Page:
No corporation is an island
Western business literature is awash with cases explaining what made corporations great, and why they fell from grace. There is a lot to be learned there. Yet, the western world is not monolithic, and here and there, one finds glimpses of independent perspectives that are sure to prove useful to the rest of the world.
A few weeks ago, I attended a lecture by Professor Carlos Brito, until recently Vice-Rector for Innovation with the University of Porto, Portugal. One cannot fairly distil brilliance but, briefly, Professor Brito argued that while novel ideas are scarce and necessary for success, what is essential for success is the range of the entrepreneur’s relationship capital. By that, he meant the range and effectiveness of the entrepreneur’s network to bring in other forms of capital and clients, as fast as possible.
Relationship capital might be a misnomer, but it rings the right bells because the concept capital has become prominent and works well to refer to other fields, such as human capital. Nevertheless, if the entrepreneur’s idea is attractive enough it will attract the early round of financial capital, because there is no shortage of people wanting to get their foot in the door. With funding, the entrepreneur will be able to attract some talent, or human capital, and move ahead. Nevertheless, it is the entrepreneur's wealth in relationship capital that will play the most important role in attracting the rest, including distributors, lawyers, insurers, logistics, and more. Without those, growth will be slow or it might not even happen.
Trust runs paramount in relationship capital. High levels of trust run along clan lines. In clannish societies, the radius of trust is remarkably short: it falls steeply away from the center; there is little trust granted to outsiders.
The sugar trade of the 16th century, and the ostrich feather trade of the 19th century both ran on trust, because there were no enforceable contracts over such long spans of time and geography. Trade within Jewish networks facilitated the trade.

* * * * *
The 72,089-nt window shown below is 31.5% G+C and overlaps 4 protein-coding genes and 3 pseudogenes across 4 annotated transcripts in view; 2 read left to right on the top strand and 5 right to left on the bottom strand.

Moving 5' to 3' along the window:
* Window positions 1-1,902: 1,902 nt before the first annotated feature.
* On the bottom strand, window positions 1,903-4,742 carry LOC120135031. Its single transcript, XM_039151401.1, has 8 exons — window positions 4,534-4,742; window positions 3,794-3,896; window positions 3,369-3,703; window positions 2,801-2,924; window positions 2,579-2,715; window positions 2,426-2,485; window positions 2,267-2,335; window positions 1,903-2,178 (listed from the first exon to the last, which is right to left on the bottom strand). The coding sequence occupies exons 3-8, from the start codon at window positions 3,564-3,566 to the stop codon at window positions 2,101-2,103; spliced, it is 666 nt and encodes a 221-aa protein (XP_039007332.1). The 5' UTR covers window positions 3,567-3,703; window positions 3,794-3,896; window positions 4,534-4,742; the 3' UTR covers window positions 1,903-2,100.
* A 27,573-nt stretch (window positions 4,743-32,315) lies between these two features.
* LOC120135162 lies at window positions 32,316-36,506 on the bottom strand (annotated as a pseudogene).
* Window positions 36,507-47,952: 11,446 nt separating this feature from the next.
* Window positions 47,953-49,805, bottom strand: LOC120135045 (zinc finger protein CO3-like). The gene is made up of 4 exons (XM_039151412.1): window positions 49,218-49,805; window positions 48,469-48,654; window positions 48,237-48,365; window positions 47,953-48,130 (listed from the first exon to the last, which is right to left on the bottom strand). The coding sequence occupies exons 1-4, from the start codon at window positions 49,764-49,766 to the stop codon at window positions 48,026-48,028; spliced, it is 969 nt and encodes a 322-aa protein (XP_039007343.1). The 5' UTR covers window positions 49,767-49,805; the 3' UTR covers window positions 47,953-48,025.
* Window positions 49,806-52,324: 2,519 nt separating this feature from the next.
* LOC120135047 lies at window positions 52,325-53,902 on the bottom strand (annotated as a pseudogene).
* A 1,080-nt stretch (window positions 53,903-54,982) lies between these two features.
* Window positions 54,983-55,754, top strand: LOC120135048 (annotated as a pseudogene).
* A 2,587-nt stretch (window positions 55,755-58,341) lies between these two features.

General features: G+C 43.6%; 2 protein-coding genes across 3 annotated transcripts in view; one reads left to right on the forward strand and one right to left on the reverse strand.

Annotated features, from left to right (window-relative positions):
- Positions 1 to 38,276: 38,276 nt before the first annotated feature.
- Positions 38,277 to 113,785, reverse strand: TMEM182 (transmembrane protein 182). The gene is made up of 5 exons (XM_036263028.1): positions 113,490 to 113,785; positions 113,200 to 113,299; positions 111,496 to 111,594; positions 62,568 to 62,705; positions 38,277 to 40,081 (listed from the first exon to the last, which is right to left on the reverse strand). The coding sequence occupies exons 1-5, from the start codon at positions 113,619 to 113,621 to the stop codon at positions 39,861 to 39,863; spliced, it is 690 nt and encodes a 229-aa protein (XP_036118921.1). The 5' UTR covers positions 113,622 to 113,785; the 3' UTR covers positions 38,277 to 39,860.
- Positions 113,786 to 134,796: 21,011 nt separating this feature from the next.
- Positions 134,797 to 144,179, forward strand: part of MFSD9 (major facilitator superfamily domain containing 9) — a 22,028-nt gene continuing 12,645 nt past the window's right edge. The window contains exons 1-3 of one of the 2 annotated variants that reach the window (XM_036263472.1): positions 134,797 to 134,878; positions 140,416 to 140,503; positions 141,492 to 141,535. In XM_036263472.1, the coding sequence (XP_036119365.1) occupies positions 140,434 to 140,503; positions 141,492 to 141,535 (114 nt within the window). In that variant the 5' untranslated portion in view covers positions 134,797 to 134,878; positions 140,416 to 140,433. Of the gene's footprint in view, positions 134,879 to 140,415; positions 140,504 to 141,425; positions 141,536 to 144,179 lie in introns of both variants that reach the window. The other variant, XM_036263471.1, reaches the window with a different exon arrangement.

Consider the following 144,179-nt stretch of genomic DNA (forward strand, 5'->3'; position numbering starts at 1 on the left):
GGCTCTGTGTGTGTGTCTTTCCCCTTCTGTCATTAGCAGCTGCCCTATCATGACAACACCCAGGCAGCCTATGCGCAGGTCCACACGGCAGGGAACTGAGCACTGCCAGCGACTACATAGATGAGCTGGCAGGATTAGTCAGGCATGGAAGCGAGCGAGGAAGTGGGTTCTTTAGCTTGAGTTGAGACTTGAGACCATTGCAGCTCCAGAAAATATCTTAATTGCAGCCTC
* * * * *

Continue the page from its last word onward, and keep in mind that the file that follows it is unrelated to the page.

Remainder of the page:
Diamonds are very portable and easily hidden, or lost. Trading in diamonds relies on trust and therefore favors working along tightly knit communities where reputation is paramount. Again, relationship along Jewish networks provided the necessary trust in the diamond trade around Antwerp. Similarly, relationships now provide the trust along Palanpuri Jain and Katiawadi Patel diamond traders.
It would be safe to say that all peoples trust their families more than they trust outsiders. Yet, in the advanced economies, mostly the ones of the Germanic traditions, clans are less important as sources of trust. Germanic European countries show the least difference in trust granted to family and non-family members. The difference with other societies lies in how much more do people in those societies trust their families than they trust the rest.
Because America’s aspirational culture derives from the Germanic ones, trusting behaviour there is quite similar to the Germanic one. Yet, in southern Europe’s Spain, people’s trust in their families rather than in non-family is almost four times as high as among the Germanic tribes. The difference with the Germanic tribes is greatest among Latin Americans and Muslims who, respectively, differ from the Germanic tribes almost five to seven times as much.
It is not surprising that in the management literature coming from America and from the Germanic tribes, relationships plays a relatively low role in explaining the role of corporate growth, because there trust spreads wide. On the other hand, it is not surprising that a prominent southern European academic as Professor Brito would place a much higher emphasis on the quality of relationships to explain the success of entrepreneurs.
Because trust is more parsimoniously granted, it plays a much higher role among Muslims and Latin Americans; and it would show in the business literature if their academics found higher prominence in academic journals. With the increase in academic publications originated in clannish regions such as Africa and Asia, or Latin America, we are likely to see a greater importance attributed to the role of trusting relationships in the growth of corporations. While that happens, be warned, in clannish societies corporate growth is driven by the quality and extent of the entrepreneurs’ relationship capital.
Source: Alfredo Behrens